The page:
Consumerisation – It’s one of those trending words which seems to be everywhere right now and has been the topic of many a managerial conversation, but what is Consumerisation and how can we in IT adopt a strategy which ensures we are prepared and prosper from this trend?
Just last week we saw the announcement that IBM will allow its 200,000 staff to BYOD (Bring Your Own Device) to work and connect to their internal systems. “The employees will pay for their own devices and monthly service plans, but they will receive IBM’s guidance and technical support. Users will also be required to load IBM’s agent software on their gear for secure access to IBM’s systems, email and other functions”.
This announcement epitomises the Consumerisation trend whereby consumer orientated devices are brought into the enterprise and are then used for work purposes, in many ways Apple and their devices are seen as the poster child for Consumerisation. Forrester recently discovered two prevailing trends within IT;
more workers than ever are bringing consumer-focused devices, to use for work, and more companies are supporting those devices
IT shops are not realising that even if they require that employees use one device at work, those same workers often bring in a second phone of their own to do other kinds of work-related tasks with applications that are not supported on the company-required phone
What this really says to me is that BYOD is here, and is here to stay so we better make the most of it. I have put together my 4 top tips for coping with Consumerisation.
1. Set out a clear and defined policy when it comes to devices
Be clear BYOD brings with it increased security risks, a clearly defined policy is a must. You must, from the very outset, set out minimum security standards Louise Taylor from Taylor Wessling recently commented on the risks and challenges in Computing magazine noting that “any policy also needs to cover maintenance and support, and stipulate, for example, whether the user is responsible for upgrades”.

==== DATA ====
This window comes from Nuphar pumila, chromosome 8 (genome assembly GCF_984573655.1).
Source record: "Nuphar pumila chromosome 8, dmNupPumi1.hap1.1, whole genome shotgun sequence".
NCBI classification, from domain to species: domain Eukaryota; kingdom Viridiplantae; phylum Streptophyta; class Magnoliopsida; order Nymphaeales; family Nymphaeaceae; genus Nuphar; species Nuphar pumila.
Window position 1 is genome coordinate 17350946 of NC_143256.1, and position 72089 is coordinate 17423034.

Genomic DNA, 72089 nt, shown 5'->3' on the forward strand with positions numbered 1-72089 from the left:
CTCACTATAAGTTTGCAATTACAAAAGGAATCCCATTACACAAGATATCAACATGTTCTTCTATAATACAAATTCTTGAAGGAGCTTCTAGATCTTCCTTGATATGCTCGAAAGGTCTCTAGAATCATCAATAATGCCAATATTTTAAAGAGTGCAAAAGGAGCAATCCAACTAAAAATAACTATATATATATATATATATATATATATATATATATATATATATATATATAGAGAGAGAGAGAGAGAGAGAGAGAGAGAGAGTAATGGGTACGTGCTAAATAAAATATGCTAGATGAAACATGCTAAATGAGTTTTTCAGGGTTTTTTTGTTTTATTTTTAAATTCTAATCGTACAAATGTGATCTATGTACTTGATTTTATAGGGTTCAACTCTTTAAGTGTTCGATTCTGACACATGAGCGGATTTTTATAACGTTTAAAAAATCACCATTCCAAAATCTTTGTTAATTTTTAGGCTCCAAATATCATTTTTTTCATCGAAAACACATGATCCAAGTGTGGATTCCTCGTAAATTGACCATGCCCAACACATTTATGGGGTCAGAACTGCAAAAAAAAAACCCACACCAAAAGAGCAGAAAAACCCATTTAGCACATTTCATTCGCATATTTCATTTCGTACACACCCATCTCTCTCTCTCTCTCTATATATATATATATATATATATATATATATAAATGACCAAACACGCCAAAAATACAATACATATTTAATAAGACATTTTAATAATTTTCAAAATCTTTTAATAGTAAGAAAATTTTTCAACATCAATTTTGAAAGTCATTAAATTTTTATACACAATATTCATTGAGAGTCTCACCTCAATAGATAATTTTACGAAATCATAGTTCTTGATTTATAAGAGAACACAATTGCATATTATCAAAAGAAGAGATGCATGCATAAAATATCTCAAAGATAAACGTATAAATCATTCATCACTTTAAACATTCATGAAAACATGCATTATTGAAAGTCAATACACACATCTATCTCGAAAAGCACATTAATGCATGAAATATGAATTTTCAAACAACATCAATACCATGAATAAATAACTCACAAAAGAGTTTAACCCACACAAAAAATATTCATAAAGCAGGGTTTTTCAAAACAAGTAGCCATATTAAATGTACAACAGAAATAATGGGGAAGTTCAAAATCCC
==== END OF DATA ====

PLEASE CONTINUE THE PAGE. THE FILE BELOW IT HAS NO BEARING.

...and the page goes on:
It is also key to have a policy for what will happen if a user loses a device, the enterprise may be quick to wipe the device but what happens to the user’s personal data? Without a clearly defined policy enterprise could find themselves embroiled in a whole new world of lawsuits
2. The expectations of employees are changing
The Consumerisation trend has meant that those within the enterprise expect more and more from their mobile every day. The proliferation of “apps” has meant that the workforce and management have now begin to demand that they can do almost anything from their mobile device, getting the laptop out is now seen to be cumbersome and time consuming. Enterprise must keep up with the functionality of the consumer applications as failing to do so could result in business matters and decisions taking place in the public domain (Facebook, Twitter etc) rather than safely under Enterprise control.
To prevent this the enterprise must begin to develop their own bespoke mobile applications which allow users to access only the data they need where and when they need it on their mobiles. This is where the re-engineering of business processes through mobile mash up comes in, these enterprise apps must be able to draw data from and write data to any enterprise applications used whether in house, on cloud or desktop.
3. One size does not fit all
BYOD may seem like a cost saving exercise but one must realise that the number of devices used within the employee base may be vast, ranging from Apple to Nokia, and in turn users will have different devices and Operating system levels within the range. Supporting all these varying devices and OS levels for traditional enterprise mobile apps can be a costly exercise and at best a logistical nightmare.
This is where the new breed of mobile application platform’s come into play, this allows the enterprise to develop their solution once and then present to any device, to me I would suggest that this is the only way to make BYOD feasible.
4. Embrace mobile
Consumerisation and BYOD can seem like a daunting prospect for many but I would argue if you are clear on your goals and choose an application platform which allows you to make business decisions irrespective of mobile hardware or software BYOD and Consumerisation, in the same way as mobility in general, can present significant competitive advantage and should be something that’s embraced rather than feared.
Obviously Consumerisation is a huge topic right now, here I have only really touched on the tip of a very large iceberg. There are numerous other areas to consider not least, how we can design enterprise apps to ensure the user experience matches their experience with the apps they use every day, how we can re-engineer the steps in a business process for use via a mobile application to maximise efficiency, and how we can communicate data and knowledge between existing enterprise applications to then present a mash up to bespoke mobile application.
Having scratched the surface here I will continue to cover Consumerisation over a series of follow up blogs so watch this space!
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